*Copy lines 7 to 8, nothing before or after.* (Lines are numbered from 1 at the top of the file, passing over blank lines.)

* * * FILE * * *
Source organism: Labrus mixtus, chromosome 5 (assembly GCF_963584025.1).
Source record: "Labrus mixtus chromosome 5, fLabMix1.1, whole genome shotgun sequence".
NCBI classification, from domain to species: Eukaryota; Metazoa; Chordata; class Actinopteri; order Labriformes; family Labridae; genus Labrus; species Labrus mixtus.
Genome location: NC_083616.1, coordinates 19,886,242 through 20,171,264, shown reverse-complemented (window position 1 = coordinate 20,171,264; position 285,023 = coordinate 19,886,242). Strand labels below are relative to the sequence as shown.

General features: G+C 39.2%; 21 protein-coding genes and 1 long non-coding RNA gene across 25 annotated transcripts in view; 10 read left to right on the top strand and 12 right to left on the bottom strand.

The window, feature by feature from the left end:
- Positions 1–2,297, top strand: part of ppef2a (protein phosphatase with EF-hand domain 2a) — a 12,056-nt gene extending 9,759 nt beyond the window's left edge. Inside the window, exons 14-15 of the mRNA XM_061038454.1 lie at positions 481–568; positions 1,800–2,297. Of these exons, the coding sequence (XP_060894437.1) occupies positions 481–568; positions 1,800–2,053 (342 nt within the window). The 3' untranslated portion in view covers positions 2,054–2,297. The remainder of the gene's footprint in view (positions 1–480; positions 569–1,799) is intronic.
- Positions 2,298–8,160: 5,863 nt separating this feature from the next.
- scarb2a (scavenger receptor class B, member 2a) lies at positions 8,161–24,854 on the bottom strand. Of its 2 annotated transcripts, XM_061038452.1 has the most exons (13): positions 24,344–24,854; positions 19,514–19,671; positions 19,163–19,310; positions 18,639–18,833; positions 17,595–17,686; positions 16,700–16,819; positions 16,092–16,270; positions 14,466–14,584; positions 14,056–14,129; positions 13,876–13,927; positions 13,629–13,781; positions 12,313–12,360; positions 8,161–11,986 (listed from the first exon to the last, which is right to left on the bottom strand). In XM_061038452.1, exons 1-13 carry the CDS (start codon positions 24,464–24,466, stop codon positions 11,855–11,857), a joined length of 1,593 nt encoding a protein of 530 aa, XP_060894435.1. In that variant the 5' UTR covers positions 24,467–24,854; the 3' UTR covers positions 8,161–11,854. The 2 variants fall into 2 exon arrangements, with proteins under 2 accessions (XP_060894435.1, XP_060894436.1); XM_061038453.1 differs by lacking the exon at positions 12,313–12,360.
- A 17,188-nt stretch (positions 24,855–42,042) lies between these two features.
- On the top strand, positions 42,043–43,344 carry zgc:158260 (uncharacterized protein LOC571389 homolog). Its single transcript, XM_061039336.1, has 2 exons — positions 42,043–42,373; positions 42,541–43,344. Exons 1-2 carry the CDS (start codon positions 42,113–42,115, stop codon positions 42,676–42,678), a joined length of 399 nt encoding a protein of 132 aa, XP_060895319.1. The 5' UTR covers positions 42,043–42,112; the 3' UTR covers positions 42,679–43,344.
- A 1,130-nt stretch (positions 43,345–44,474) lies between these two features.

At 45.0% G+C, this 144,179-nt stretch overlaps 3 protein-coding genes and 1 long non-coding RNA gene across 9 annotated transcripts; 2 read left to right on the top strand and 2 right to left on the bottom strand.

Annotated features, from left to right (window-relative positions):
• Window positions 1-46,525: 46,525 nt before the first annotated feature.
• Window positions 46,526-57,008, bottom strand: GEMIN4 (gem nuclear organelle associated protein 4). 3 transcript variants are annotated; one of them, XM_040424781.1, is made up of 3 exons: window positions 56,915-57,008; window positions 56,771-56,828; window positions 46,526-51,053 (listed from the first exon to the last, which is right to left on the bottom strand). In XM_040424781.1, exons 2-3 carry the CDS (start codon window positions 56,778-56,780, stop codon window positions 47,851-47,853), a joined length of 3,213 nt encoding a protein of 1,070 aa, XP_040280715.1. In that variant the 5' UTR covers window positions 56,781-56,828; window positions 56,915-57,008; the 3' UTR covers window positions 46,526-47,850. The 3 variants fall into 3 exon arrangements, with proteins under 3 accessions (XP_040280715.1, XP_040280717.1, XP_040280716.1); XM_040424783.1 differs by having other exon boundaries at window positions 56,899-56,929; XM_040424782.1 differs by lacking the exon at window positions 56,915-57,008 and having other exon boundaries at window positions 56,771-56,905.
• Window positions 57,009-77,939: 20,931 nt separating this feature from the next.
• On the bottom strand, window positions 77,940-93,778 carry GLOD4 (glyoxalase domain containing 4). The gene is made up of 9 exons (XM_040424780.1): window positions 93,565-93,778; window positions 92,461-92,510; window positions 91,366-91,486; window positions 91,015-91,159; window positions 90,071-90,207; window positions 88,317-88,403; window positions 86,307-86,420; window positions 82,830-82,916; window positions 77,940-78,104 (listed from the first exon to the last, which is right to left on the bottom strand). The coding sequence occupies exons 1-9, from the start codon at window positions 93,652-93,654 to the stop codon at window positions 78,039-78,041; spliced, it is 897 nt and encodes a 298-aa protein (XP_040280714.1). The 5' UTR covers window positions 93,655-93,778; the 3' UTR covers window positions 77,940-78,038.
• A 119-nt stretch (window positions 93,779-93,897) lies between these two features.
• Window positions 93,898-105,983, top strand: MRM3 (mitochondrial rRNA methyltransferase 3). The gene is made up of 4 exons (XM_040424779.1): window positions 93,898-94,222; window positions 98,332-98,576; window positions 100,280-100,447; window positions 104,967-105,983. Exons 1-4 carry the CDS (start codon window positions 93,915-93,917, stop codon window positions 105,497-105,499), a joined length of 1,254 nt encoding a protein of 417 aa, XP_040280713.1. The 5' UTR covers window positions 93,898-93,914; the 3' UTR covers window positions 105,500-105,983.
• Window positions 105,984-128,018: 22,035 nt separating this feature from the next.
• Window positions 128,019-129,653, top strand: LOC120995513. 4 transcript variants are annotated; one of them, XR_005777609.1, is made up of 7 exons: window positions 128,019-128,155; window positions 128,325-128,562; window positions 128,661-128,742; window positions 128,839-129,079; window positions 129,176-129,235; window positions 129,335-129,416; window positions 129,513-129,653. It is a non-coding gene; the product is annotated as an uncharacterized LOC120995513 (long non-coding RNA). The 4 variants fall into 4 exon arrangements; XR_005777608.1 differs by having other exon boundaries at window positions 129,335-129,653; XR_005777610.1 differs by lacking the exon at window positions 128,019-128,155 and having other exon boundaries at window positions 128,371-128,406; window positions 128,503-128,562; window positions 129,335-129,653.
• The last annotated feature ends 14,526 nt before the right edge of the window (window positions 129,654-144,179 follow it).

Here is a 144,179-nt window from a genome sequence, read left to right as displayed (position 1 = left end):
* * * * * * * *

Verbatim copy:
- Positions 1–2,297, top strand: part of ppef2a (protein phosphatase with EF-hand domain 2a) — a 12,056-nt gene extending 9,759 nt beyond the window's left edge. Inside the window, exons 14-15 of the mRNA XM_061038454.1 lie at positions 481–568; positions 1,800–2,297. Of these exons, the coding sequence (XP_060894437.1) occupies positions 481–568; positions 1,800–2,053 (342 nt within the window). The 3' untranslated portion in view covers positions 2,054–2,297. The remainder of the gene's footprint in view (positions 1–480; positions 569–1,799) is intronic.
- Positions 2,298–8,160: 5,863 nt separating this feature from the next.